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Don't give up on the bull case just yet

·Editor focused on markets and the economy
·3 min read
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This article first appeared in the Morning Brief. Get the Morning Brief sent directly to your inbox every Monday to Friday by 6:30 a.m. ET. Subscribe

Tuesday, October 19, 2021

Jitters over inflation, supply and labor notwithstanding, the bull case is still intact

After an encouraging run of bulge-bracket bank results that kicked off third quarter (Q3) earnings, this week’s earnings — which include Netflix (NFLX) and Tesla (TSLA) — will be an acid test for a skittish market that’s still very much inclined to test its upside.

But, as the saying goes, there’s nothing to fear but fear itself. And there are certainly warning signs flaring everywhere, leading some Wall Street observers to express doubts about the current quarter and the outlook for 2022 (which, for those keeping score at home, is less than three months away).

In between golf rounds this weekend, the irrepressible Brian Sozzi enumerated several reasons why stocks are suddenly inclined to rally, even with fears associated with stagflation, supply chain and labor shortages on high boil. It may have something to do with the fact that — barring unpleasant surprises from the maker of “Squid Game” or the House that Elon Musk built — Q3 results are still mostly surprising to the upside.

According to Refinitiv, the ratio of negative earnings pre-announcements to positive ones currently sits at 0.8%. That’s well below the long-term average of 2.6, but in line with the comparable four-quarter average of 0.8%.

Meanwhile, companies are reporting earnings 15.4% above expectations — well above the long-term average of 4% and slightly less than the previous four-quarter average of 18.3%.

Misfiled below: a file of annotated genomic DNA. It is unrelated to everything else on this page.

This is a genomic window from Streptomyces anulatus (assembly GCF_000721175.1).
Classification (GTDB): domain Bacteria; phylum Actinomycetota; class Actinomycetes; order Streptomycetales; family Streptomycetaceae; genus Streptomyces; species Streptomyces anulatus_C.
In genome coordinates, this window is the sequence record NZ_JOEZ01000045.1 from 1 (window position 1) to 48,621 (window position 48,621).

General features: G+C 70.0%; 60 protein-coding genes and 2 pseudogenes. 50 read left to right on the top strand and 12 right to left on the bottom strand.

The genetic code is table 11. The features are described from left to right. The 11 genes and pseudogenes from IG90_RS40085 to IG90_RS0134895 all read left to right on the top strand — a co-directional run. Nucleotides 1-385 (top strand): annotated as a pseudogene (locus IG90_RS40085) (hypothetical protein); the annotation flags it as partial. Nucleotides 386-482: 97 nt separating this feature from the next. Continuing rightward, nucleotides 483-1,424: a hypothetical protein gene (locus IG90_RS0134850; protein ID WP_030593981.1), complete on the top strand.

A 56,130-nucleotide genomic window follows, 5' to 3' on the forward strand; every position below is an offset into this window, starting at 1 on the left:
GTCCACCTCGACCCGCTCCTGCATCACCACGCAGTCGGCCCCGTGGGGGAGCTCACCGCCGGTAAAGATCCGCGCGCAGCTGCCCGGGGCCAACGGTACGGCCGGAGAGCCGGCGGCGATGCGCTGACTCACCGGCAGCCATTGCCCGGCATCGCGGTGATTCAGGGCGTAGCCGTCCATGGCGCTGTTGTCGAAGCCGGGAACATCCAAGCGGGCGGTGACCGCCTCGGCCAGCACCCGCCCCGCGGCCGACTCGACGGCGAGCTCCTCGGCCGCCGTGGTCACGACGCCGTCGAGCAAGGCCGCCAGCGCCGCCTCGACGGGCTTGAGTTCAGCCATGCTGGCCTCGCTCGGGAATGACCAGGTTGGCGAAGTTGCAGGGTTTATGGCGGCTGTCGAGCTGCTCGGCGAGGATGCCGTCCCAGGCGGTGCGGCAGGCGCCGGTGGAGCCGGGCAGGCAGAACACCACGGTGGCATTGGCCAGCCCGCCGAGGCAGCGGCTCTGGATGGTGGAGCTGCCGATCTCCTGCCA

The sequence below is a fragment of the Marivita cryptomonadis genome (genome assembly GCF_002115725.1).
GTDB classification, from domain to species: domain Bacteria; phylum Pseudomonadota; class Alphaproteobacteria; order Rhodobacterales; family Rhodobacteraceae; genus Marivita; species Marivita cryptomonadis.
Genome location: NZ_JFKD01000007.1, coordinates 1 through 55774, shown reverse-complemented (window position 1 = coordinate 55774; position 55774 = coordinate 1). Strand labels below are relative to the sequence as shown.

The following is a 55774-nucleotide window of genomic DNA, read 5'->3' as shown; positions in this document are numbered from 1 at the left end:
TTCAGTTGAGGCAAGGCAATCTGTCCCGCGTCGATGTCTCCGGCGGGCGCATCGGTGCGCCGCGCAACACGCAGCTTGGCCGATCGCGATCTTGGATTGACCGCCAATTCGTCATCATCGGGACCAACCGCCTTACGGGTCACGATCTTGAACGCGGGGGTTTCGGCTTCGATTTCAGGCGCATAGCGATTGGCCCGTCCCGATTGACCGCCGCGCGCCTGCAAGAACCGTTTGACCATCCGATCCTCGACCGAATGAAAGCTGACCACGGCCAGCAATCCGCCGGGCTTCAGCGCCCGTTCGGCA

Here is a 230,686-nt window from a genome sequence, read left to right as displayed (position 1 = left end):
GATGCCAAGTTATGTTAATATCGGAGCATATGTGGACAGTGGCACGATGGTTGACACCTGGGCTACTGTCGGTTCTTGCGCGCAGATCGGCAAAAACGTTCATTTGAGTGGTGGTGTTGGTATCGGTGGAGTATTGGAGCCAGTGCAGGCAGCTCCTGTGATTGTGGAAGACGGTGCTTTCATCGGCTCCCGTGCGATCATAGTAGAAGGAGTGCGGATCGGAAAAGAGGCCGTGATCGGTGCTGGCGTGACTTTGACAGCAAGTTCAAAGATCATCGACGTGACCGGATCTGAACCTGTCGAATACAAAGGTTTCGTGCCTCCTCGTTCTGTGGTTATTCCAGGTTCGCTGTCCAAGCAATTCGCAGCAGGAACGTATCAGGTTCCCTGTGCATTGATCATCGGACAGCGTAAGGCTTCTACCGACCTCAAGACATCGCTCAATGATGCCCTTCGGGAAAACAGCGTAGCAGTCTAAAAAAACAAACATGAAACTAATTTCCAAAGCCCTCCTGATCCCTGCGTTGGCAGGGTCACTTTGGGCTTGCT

"I do believe that pessimism coming into earnings season... was overblown," Great Hill Capital Chairman Thomas Hayes told Yahoo Finance Live on Monday.

"If these [supply chain] issues were going to persist and be permanent, why would net profit margins be so high?” Hayes asked, adding that current profit margin estimates are near historical highs, even amid the macroeconomic headwinds.

Echoing JPMorgan Chase CEO Jamie Dimon, Hayes insisted that the current worries will be proven “a non-issue” for corporate America, and will likely “work itself out” before next year. He estimated Q3 earnings will likely grow by 40%.

To be certain, there are still plenty of reasons for concern. As if investors needed any reminders about COVID-19, Disney (DIS) said on Monday that it was reshuffling its 2022 slate of movies, with the Delta variant’s impact on movie traffic (and the comparatively weak showing of “No Time to Die”) likely factors.

While consumers might still be nervous about attending movies in person, or are at least more comfortable streaming from home, other data suggests they’re still spending on just about everything in sight.

Open wallets are contributing to what Jason Draho, head of asset allocation Americas at UBS, recently called a “positive aggregate demand shock” that keeps the bullish case for markets firmly intact.

“The surge in demand for goods during the pandemic has been a big factor pushing inflation higher. But this demand shock may also help the economy break out of the secular stagnation regime of the prior decade,” Draho wrote in an analysis last week.

“One explanation for this regime is that aggregate demand was too low and savings too high, keeping growth, inflation, and rates all low. A positive demand shock could spur a virtuous cycle of new investment and consumption that enables the economy to break out of this regime,” he added.

By Javier E. David, editor at Yahoo Finance. Follow him at @Teflongeek

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